By Xi Huang (University of Central Florida)
With decades of deindustrialization and the hard hit of the Great Recession, Detroit is characterized by urban blight, racial tension, residential segregation, and poverty. The region’s leaders have tried several countermeasures including economic diversification and “eds and meds” anchoring, and immigrant attraction appears to have become a sought-after strategy to address the region’s economic and demographic declines. This study examines whether this strategy has brought desirable outcomes, mainly focusing on the efforts led by Global Detroit that started in 2010. Using the synthetic control method that compares Detroit to a synthetical Detroit between 2011 and 2014, it finds that the immigrant-welcoming efforts have increased the immigrant share of the population in the Detroit region during the post-intervention period of 2011-2014. The share of high-skilled immigrants in the local population also increased during this time, albeit with weak statistical significance.
Using immigration and immigrants as an economic development tool has become popular in recent decades across American cities, especially among rustbelt cities. Struggling with dwindling local resources and tax revenues, rustbelt cities have sought to find a cost-efficiency way to bring back entrepreneurship, jobs, and economic activity. Additionally, in some cities and regions, scarcity of immigrants has been regarded as a primary reason for their poor economic growth. In this context, immigration is not only a developmental goal but also a key economic development tool as localities and regions working to reposition and rebrand themselves as a diverse and global metropolis.
In 2010, the Global Detroit initiative was created by a coalition of local actors across sectors and municipal boundaries. It aims to strengthen Detroit’s appeal to international talent and capital with four types of programs and strategies. First, it aims to attract and recruit international talent through mentorship and employment assistance programs such as the Global Talent Retention Initiative of Southeast Michigan. Second, it promotes immigrant entrepreneurship by connecting immigrant communities and potential business owners to small business services. Third, it strives to cultivate a welcoming environment for immigrants and refugees through programs such as Welcome Mat Detroit and Cultural Ambassador. Fourth, it seeks to strengthen the community-building potential of immigrants by promoting refugee resettlement and entrepreneurship in previously distressed neighborhoods.
Research has suggested that immigrants are responsive to the overall local policy climate but has yet to examine the demographic effects of immigrant-welcoming and integration programs. As such, this study employs the synthetic control method developed by Abadie, Diamond, and Hainmueller (2010; 2015), which is particularly useful for case studies with a small number of treated and control units. The synthetic control method uses a data-driven approach to construct an artificial comparison unit that best resembles the treated unit in the pre-treatment period. Matching on pre-treatment outcomes ensures an unbiased estimate of the treatment effect even when there are unobserved time-varying confounders.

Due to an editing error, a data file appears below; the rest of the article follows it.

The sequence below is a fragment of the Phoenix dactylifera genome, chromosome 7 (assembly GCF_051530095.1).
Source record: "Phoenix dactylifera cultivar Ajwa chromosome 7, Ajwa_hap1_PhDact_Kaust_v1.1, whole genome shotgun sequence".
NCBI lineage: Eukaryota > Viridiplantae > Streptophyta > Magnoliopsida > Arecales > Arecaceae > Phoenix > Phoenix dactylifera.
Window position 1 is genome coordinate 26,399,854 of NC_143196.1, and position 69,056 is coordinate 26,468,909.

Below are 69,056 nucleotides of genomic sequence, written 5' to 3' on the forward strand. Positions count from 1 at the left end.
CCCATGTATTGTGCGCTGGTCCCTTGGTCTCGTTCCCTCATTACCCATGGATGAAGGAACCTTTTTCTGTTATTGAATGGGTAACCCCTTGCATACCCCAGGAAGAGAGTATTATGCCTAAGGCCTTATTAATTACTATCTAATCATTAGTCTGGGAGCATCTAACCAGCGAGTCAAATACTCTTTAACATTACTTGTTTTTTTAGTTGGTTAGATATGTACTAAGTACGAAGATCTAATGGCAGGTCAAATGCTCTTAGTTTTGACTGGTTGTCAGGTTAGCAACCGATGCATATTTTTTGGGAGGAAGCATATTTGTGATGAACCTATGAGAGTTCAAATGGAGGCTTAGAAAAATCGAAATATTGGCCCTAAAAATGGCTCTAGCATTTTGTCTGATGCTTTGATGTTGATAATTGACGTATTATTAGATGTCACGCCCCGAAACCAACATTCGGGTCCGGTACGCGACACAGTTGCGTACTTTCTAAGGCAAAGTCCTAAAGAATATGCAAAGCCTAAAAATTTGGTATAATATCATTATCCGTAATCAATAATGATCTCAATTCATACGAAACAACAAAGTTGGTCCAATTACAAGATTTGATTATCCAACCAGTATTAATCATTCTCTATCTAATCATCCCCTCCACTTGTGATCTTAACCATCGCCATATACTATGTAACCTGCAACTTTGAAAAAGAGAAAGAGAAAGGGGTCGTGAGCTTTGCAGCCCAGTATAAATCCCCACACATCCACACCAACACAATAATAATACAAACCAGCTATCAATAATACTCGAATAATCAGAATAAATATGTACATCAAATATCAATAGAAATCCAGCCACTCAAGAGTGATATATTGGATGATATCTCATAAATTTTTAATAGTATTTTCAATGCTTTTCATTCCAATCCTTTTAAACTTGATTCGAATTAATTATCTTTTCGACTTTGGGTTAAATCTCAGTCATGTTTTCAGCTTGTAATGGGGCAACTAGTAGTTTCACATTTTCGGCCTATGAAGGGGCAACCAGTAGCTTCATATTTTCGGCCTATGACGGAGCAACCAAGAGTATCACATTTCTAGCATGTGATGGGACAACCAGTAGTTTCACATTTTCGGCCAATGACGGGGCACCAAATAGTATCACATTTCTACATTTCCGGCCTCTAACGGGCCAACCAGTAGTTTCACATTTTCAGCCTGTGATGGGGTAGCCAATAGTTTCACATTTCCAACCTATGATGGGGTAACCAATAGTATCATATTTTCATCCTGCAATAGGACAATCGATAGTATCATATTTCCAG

In this study, a weighted average of regions without immigrant welcoming policies constitutes the synthetic Detroit. The post-treatment differences between Detroit and synthetic Detroit show that the Global Detroit initiative increased the foreign-born share by an average of 0.45 percentage points in the post-treatment years. Several falsification checks show that the results are robust to placebo implementation years and different specifications of synthetic Detroit. This study also examines two additional demographic outcomes: the share of high-skilled immigrants and the share of low-skilled immigrants in the local population. The results indicate that the high-skilled immigrant share increased by an average of 0.18 percentage points per year as a result of Global Detroit. However, the effect on the low-skilled foreign-born is statistically insignificant.
These results lend justifications to the local pro-immigration activism. The positive effects of the initiative seem to suggest that the development-inclusionary efforts may actually achieve promising outcomes, and immigration could be a viable tool to boost human capital in the rustbelt. Such initial demographic outcomes are desirable to local pro-immigration organizations and advocacy groups. Also, as the literature substantially agrees that immigration growth leads to robust local economies, the effects could be taken positively by development-minded growth coalitions in a neoliberal post-industrial and post-recession age.
Abadie, Alberto, Alexis Diamond, and Jens Hainmueller. 2010. “Synthetic Control Methods for Comparative Case Studies: Estimating the Effect of California’s Tobacco Control Program.” Journal of American Statistical Association 105(490): 493-505.
Abadie, Alberto, Alexis Diamond, and Jens Hainmueller. 2015. “Comparative Politics and the Synthetic Control Method.” American Journal of Political Science 59(2): 495-510.
Xi Huang is an assistant professor in the School of Public Administration at the University of Central Florida. Her research interests include immigration and migration, urban and community development, and policy analysis and evaluation. Her work has appeared in peer-reviewed journals such as Journal of the American Planning Association, Health & Place, Urban Studies, Urban Affairs Review, Journal of Urban Affairs, Regional Science and Urban Economics, among others.